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Dramatic ending to Ballina infanticide case
A view of Garden Street in Ballina where the bodies of the two dead infants were discovered in May. Photo: National Library of Ireland, LROY 07404

Dramatic ending to Ballina infanticide case

Published: 19 July 1913

Mr. Justice Gibson, at the Mayo Assizes this week, sentenced Mrs. McDonagh, a publican of Garden Street, Ballina, to fourteen months imprisonment with hard labour for concealing the bodies of her dead infant children between the mattresses of her bed.

Mrs. McDonagh had previously been charged with the murder of two new-born children, but the state had not proceeded with the case. The case had disclosed in considerable detail the manner in which the children had been killed and concealed. No defence was offered, although Mrs. McDonagh pleaded not guilty. In his summation of the case, Mr. Justice Gibson had said that it had been proved to the hilt that 'the unfortunate woman in the dock was guilty of this atrocious, unhuman, unchristian and terrible crime of murdering her own offspring.'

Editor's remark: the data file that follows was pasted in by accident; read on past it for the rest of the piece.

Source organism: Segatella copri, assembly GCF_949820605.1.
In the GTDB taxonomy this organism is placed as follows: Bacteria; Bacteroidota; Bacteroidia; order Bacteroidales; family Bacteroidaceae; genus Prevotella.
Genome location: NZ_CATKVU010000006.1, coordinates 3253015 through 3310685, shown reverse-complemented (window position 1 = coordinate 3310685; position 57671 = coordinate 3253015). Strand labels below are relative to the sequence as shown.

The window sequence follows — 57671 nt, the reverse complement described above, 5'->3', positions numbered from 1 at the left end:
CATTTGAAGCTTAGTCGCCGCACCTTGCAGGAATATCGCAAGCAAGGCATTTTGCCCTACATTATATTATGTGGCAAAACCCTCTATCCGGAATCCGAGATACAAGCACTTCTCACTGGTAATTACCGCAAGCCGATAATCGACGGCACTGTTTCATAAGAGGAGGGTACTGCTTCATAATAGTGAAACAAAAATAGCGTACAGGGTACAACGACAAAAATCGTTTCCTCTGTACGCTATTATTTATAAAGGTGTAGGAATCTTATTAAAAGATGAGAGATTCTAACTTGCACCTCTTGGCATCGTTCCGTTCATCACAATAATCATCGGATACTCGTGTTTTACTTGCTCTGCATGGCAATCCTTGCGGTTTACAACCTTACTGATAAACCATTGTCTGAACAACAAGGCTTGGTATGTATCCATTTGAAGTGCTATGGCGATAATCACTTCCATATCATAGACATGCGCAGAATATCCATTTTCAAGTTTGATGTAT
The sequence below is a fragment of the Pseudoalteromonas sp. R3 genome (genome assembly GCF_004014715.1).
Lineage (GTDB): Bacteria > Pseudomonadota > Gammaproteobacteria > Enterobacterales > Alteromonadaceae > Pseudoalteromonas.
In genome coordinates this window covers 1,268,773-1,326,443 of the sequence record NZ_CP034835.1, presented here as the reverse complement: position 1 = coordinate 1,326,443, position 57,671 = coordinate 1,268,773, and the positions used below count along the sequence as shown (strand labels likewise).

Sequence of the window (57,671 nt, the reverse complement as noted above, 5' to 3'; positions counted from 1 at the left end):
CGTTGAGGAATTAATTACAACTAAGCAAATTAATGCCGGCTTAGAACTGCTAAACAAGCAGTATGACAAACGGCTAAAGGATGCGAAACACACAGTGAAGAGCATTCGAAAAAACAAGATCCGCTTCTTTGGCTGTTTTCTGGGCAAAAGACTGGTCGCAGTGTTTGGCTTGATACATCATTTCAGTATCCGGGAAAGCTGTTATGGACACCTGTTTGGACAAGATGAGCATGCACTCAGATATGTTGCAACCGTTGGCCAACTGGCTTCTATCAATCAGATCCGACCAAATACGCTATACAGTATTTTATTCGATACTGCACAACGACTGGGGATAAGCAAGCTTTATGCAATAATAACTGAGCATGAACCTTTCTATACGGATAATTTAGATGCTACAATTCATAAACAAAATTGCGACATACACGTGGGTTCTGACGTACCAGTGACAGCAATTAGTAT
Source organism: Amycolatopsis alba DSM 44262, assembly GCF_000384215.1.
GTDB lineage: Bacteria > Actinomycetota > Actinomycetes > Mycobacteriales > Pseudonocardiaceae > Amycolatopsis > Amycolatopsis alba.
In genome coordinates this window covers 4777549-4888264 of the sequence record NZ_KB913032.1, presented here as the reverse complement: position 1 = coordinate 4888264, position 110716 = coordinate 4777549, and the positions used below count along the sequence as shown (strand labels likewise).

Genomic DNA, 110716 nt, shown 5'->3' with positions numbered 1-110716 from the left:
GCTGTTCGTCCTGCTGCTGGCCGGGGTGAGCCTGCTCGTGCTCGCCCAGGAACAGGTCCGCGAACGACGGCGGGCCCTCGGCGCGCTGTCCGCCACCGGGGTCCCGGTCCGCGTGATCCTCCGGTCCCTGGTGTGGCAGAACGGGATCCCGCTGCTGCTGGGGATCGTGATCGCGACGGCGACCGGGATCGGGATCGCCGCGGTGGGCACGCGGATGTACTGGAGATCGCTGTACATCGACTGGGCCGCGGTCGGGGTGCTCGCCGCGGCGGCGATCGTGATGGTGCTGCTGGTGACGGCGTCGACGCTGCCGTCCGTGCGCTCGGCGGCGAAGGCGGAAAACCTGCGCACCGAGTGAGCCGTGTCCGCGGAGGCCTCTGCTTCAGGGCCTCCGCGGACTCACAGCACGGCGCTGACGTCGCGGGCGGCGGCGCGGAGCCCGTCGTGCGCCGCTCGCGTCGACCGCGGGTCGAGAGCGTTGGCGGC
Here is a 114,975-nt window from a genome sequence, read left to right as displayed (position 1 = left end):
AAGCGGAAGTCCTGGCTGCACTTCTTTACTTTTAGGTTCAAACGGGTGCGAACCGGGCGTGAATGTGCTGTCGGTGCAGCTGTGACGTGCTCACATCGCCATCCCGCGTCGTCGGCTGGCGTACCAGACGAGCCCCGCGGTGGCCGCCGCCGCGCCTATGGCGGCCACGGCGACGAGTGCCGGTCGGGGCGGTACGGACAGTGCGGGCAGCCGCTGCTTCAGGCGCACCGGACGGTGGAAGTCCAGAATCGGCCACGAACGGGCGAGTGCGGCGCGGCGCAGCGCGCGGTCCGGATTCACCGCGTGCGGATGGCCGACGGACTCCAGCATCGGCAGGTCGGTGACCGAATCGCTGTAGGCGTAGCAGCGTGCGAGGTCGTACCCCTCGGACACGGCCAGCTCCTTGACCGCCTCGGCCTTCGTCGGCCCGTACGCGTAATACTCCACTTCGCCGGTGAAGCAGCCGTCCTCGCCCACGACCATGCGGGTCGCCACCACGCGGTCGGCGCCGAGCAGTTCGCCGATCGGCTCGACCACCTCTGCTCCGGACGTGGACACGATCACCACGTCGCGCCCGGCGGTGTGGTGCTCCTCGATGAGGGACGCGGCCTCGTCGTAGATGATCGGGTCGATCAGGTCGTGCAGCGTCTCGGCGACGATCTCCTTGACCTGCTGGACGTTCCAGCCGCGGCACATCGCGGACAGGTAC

He concluded that the guilty woman was 'a disgrace to her dead husband, herself and her children. The case went to the root of family morality and the story of how she slept on the dead bodies of her children made one’s blood run cold.'

After the jury had discussed the matter for half an hour, they returned and the foreman said that they had been unable to agree and would be unable to agree. Mr. Justice Gibson condemned the jury for their actions and said that he would advise that the case be reheard at a different location. At this point, Mrs McDonagh – after consultation with her solicitor – changed her plea to guilty.

In sentencing the prisoner to fourteen months with hard labour, Mr. Justice Gibson said that he was being lenient on account of the manner in which the woman’s life was now ruined and that she had three other children to care for.


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